“Books are a uniquely portable magic.” Whether we favor Nooks or Kindles or the tactile experience of pages fluttering, bold ink making grand statements and words sweeping us away to other times, other people, other conflicts, when we take books with us, we carry time machines. We carry mini-encyclopedias of knowledge. We carry the life, loves, and losses of characters about whom we are made to care very much. When we write them–ahhh–we are making our own kind of magic.

“Writing isn’t about making money, getting famous, getting dates . . . or making friends. In the end, it’s about enriching the lives of those who will read your work, and enriching your own life, as well. It’s about getting up, getting well, and getting over. Getting happy, okay? Getting happy.” The process of writing is not often fun. But we do it anyway. Why? Because we know what books mean. We know they will never go out of fashion. And we are gluttons for punishment, because that book means magic, housed in the pages of something you have been honored to write; imprinted on the hearts of those who read it and won’t soon forget how your words made them feel. And when we write for God’s glory, we surpass even magic.

What are some writing truths you’ve learned?

The Hidden Benefits of Reading

I have a confession to make. Sometimes I read in order to avoid writing. There. I said it. I read at stoplights often enough that my children have to point and say, “Green. Green! GREEN!” in increasingly frantic tones, just before the rude non-reader honks come from the cars behind us.

I read while I wait for my children and while I brush my teeth. Just last week, I read on my daily walk. While passing my oldest daughter’s home, I understand that she pointed out the window in disbelief. “Nick!” she called to her husband, “Is that lady really reading while she’s walking?! Oh. It’s my mom. Why am I even surprised?” Once, I even read 43 pages while in the dentist’s chair.

As it turns out, my reading habit might be one of the best things I can do for my writing.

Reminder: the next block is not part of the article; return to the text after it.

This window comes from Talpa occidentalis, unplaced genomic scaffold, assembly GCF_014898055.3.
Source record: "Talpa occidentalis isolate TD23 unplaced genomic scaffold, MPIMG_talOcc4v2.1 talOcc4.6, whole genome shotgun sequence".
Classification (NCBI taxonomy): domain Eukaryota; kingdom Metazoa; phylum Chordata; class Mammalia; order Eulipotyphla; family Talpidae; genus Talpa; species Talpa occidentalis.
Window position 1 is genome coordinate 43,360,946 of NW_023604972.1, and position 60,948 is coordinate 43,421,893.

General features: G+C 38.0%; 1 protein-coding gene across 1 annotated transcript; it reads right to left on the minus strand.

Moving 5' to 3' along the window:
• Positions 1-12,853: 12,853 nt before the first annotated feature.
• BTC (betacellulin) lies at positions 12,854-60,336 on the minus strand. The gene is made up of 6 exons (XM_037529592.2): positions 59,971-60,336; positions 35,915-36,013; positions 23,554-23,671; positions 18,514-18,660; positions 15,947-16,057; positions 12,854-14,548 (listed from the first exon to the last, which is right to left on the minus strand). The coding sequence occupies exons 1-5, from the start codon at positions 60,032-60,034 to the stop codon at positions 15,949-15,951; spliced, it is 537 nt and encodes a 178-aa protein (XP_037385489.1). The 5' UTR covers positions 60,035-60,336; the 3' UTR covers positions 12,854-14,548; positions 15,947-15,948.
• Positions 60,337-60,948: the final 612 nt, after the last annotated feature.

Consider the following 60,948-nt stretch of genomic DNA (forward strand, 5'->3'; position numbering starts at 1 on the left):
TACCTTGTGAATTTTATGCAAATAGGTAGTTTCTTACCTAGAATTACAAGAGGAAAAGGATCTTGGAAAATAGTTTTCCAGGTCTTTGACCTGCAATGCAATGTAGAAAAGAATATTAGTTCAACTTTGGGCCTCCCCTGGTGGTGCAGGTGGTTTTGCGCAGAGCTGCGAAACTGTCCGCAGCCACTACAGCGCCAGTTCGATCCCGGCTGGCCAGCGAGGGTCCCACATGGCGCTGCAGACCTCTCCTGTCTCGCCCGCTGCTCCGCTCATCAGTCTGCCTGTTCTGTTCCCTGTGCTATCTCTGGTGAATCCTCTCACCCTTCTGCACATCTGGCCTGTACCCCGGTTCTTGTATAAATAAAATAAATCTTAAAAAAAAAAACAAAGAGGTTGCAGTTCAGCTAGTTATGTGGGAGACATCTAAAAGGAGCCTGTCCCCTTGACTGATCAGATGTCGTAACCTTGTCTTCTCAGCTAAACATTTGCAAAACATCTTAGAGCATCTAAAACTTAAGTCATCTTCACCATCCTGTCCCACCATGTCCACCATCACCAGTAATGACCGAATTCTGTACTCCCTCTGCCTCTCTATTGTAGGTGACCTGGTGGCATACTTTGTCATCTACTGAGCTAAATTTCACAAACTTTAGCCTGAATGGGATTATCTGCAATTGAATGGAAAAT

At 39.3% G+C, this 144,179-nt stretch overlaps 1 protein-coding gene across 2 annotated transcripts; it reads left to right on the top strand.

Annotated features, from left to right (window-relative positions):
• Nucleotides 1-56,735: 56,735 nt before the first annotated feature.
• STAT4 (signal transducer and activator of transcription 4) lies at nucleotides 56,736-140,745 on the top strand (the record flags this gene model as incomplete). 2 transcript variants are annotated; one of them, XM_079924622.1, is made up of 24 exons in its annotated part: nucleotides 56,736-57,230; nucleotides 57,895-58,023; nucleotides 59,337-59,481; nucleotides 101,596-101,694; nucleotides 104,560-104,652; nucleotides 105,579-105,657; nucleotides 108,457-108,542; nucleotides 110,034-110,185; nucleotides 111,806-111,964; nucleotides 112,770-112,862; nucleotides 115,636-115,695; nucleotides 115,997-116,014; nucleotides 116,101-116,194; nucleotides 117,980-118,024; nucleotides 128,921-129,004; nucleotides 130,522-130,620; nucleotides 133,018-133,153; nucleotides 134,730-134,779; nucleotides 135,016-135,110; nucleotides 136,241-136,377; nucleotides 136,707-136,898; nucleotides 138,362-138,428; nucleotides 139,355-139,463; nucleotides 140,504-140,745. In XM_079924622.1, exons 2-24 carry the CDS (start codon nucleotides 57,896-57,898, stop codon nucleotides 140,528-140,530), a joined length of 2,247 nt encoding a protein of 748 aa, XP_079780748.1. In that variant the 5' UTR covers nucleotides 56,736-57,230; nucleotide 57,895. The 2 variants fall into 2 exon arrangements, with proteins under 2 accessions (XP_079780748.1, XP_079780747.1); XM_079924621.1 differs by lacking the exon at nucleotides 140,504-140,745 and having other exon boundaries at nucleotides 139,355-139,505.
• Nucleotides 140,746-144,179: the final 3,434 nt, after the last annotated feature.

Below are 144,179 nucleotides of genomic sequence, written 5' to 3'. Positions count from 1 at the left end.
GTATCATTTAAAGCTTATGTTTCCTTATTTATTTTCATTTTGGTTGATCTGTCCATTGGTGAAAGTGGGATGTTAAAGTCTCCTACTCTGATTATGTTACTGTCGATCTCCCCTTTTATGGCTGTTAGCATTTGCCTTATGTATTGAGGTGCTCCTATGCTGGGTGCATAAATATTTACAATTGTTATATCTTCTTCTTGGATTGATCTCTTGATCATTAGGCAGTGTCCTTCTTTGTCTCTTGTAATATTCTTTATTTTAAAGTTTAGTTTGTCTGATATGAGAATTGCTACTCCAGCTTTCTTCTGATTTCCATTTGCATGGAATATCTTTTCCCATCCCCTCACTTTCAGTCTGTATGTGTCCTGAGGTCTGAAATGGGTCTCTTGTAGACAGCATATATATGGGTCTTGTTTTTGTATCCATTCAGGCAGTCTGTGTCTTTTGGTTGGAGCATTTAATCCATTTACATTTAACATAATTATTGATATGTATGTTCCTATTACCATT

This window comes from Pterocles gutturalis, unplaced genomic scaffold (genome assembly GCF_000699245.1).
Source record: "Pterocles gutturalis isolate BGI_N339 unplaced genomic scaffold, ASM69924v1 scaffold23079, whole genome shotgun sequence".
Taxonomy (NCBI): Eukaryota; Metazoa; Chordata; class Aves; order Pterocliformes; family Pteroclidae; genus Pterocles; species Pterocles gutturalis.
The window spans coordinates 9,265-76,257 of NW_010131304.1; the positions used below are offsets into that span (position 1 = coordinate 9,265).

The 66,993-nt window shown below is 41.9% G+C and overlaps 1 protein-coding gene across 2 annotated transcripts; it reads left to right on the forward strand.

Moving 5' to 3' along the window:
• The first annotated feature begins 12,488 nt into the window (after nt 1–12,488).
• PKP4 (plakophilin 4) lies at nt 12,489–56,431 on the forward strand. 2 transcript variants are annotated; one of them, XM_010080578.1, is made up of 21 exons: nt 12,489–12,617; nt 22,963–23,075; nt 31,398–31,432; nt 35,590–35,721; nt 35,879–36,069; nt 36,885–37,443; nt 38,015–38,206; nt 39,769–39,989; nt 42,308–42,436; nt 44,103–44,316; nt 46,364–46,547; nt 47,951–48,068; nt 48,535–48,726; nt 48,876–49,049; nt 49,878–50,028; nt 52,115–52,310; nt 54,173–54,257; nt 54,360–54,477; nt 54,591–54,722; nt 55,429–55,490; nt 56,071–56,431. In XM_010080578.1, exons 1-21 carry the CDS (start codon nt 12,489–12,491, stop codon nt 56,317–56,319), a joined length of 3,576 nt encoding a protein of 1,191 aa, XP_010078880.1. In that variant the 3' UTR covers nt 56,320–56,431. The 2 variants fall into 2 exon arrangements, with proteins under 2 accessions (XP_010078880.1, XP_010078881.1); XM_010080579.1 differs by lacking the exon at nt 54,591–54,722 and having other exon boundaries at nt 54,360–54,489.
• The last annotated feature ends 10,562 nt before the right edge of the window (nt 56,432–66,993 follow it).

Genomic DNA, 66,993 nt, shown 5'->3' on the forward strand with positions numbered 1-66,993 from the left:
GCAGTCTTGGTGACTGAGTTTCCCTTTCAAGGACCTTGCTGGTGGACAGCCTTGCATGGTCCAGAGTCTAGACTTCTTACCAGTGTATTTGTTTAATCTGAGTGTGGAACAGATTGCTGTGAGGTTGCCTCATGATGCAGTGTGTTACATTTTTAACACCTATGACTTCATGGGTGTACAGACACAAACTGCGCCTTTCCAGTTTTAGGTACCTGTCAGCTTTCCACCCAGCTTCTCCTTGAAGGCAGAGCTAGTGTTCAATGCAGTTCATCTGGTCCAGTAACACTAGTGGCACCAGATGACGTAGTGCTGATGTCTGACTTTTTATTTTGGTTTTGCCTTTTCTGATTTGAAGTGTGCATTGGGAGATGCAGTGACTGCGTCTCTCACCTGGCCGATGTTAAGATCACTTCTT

Read to Inspire

We all know there’s nothing like losing yourself in a book whose pages are so magical, they fairly turn themselves. We look up and are surprised to find it’s not raining – after all, it was pouring in the story.

Start noticing which phrases delight you. Stop a moment and think about why they do. Chances are, it’s because this book unpacked a suitcase of fresh word choices, analogies, and dialogues. The clichés have left the building and we’re thrilled!

Read to Motivate

When I read about Stephen King being able to paper his bathroom with rejection slips, I am motivated. When I recall that both Stephen King and John Grisham had wives who believed in them (the infamous Carrie was fished out of a trash can by King’s wife; Grisham and his wife self-published his first novel when he couldn’t find a publisher. They sold it out of the trunk of their car; today, they are laughing their way to the bank), I count myself blessed to have a spouse who is my biggest fan.

Knowing that 80-something publishers rejected The Wizard of Oz and that Nicholas Sparks was a drug rep, putting out juice and donuts for yet another hospital sales pitch when he got the call regarding his mega-deal for The Notebook, I am reminded that there’s something to be said for both perseverance and the chance for a modern day fairytale. Hey – it’s a book! Anything can happen.